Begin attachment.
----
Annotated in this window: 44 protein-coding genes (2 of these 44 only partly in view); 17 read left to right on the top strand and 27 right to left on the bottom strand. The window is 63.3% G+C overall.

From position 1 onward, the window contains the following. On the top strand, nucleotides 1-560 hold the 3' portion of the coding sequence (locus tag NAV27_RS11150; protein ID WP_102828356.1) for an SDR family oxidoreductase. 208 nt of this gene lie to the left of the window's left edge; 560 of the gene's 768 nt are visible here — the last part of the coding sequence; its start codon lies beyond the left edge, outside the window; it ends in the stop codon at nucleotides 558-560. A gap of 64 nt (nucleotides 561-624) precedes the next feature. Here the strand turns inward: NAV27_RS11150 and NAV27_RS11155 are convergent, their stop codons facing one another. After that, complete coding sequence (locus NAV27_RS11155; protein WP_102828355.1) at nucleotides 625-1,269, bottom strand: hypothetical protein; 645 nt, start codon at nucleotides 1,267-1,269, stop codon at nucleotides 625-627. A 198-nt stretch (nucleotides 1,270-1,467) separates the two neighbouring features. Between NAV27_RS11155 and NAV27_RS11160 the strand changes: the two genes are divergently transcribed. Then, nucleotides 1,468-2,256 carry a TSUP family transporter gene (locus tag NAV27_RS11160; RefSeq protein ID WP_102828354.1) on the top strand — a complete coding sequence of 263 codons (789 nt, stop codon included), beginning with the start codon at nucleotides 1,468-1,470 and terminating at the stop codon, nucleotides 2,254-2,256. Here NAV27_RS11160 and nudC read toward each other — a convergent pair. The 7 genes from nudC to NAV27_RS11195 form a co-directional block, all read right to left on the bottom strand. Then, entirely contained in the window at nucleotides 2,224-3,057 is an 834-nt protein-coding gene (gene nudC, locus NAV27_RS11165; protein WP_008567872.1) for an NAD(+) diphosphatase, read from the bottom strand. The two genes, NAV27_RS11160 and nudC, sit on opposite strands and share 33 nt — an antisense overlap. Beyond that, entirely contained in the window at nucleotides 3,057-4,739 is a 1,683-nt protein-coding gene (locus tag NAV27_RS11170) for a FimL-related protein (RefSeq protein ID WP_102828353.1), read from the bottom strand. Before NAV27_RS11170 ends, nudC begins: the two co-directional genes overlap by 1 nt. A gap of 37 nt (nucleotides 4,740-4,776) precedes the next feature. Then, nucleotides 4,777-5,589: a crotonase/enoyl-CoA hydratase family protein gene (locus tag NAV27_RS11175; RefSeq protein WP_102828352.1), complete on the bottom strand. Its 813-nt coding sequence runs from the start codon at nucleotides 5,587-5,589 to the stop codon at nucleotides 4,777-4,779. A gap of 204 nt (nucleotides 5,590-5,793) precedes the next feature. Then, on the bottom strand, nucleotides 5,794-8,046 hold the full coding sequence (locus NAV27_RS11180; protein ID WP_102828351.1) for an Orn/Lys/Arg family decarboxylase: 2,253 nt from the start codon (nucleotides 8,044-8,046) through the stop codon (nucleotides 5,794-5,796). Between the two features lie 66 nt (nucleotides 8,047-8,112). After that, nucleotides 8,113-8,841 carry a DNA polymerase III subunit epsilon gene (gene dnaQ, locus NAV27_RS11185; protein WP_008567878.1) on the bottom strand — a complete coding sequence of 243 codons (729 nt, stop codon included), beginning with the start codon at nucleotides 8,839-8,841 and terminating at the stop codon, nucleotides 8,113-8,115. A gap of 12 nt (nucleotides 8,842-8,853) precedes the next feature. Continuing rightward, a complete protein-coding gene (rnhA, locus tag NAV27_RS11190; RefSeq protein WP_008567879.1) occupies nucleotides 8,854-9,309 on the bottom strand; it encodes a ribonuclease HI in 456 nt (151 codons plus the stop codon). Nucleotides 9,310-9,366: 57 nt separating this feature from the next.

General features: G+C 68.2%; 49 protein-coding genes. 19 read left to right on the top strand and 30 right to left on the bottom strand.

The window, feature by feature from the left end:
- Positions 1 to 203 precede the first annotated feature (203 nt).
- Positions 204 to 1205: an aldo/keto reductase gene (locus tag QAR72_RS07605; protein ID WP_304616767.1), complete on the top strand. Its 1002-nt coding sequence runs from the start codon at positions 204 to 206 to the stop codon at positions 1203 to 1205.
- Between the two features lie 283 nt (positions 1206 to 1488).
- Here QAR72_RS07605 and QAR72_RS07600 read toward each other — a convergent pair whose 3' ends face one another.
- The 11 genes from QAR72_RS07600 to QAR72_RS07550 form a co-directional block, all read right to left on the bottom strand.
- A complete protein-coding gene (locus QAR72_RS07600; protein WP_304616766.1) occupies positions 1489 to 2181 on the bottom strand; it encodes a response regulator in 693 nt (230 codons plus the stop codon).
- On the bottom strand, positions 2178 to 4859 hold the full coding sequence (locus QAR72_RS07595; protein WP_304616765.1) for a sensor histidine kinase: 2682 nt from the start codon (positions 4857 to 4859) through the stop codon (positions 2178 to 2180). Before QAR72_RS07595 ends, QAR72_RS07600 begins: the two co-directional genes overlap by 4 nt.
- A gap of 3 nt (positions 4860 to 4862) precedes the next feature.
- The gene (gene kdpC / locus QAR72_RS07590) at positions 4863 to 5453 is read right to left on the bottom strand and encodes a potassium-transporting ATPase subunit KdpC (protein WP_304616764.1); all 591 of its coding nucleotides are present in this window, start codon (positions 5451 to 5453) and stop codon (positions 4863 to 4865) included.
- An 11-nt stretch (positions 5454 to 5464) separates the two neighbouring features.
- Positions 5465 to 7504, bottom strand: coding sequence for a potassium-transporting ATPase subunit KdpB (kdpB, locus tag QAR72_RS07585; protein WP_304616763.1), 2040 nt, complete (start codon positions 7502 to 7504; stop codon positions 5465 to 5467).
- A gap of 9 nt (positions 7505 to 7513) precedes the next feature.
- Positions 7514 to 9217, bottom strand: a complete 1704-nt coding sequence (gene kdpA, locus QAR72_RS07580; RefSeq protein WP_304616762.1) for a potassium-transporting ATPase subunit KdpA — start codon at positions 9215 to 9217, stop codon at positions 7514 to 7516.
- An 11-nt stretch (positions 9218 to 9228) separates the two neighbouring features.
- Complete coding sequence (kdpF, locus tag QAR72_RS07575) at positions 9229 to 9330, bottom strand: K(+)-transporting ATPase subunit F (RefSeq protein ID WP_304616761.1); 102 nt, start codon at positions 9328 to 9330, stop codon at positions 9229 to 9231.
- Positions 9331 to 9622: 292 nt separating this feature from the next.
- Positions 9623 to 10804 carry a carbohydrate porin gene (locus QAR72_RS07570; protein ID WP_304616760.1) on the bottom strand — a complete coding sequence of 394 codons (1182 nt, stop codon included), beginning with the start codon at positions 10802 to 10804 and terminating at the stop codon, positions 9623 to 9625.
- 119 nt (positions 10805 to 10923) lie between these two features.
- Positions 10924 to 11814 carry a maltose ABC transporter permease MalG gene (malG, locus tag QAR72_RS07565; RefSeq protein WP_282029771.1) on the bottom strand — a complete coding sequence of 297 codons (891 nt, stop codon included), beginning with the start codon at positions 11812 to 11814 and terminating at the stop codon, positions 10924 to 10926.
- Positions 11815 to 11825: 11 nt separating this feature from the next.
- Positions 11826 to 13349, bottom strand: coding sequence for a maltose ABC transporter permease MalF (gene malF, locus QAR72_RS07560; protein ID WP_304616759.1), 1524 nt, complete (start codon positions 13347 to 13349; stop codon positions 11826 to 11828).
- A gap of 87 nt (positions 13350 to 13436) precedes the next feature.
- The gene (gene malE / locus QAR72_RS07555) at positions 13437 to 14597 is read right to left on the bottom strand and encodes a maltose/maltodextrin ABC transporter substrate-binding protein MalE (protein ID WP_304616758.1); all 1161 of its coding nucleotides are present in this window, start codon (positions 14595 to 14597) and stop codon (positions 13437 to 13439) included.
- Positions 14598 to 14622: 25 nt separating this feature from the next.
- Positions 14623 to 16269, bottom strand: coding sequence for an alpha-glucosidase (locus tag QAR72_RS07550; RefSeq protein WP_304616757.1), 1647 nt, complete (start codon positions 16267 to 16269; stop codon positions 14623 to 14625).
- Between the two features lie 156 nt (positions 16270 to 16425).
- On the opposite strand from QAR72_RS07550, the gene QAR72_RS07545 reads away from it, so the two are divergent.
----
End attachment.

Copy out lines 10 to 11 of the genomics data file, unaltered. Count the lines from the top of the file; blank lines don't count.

- A complete protein-coding gene (locus QAR72_RS07600; protein WP_304616766.1) occupies positions 1489 to 2181 on the bottom strand; it encodes a response regulator in 693 nt (230 codons plus the stop codon).
- On the bottom strand, positions 2178 to 4859 hold the full coding sequence (locus QAR72_RS07595; protein WP_304616765.1) for a sensor histidine kinase: 2682 nt from the start codon (positions 4857 to 4859) through the stop codon (positions 2178 to 2180). Before QAR72_RS07595 ends, QAR72_RS07600 begins: the two co-directional genes overlap by 4 nt.